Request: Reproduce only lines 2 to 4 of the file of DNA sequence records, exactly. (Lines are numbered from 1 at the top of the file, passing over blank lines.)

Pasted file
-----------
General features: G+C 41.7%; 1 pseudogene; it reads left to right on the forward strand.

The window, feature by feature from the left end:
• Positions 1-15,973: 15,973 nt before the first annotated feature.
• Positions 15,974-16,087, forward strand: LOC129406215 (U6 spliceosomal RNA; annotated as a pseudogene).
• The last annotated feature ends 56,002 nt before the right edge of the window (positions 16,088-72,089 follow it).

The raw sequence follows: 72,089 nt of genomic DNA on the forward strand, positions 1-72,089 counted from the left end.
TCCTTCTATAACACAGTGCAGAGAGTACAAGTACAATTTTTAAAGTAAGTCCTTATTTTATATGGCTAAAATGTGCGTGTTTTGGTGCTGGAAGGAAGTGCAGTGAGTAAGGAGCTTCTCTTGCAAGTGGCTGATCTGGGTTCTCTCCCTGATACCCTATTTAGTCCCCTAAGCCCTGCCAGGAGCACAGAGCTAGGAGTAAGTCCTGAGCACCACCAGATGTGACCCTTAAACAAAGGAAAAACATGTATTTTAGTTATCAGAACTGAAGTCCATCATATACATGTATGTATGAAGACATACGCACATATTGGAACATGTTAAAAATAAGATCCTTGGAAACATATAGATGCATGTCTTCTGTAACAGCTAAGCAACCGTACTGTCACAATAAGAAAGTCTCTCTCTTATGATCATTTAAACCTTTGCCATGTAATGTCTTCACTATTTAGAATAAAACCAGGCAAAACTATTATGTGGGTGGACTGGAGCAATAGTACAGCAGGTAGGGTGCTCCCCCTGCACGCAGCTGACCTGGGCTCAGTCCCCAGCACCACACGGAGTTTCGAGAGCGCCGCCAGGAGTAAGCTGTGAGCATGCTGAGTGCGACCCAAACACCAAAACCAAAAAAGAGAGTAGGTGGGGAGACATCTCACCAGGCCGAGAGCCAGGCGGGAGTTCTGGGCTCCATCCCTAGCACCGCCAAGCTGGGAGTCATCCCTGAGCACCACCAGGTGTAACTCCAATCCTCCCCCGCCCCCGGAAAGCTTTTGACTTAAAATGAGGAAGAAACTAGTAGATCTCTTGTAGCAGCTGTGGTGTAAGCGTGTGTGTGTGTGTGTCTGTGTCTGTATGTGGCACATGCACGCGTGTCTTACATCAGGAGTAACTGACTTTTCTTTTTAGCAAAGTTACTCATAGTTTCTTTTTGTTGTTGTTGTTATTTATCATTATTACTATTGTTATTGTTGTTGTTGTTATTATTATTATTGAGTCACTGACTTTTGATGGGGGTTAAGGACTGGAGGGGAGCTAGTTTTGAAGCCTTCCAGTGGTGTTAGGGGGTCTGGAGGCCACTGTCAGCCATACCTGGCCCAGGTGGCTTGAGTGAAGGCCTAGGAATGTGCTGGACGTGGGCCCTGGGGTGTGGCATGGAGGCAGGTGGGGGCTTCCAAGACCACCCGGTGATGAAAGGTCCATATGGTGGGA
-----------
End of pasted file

The window, feature by feature from the left end:
• Positions 1-15,973: 15,973 nt before the first annotated feature.
• Positions 15,974-16,087, forward strand: LOC129406215 (U6 spliceosomal RNA; annotated as a pseudogene).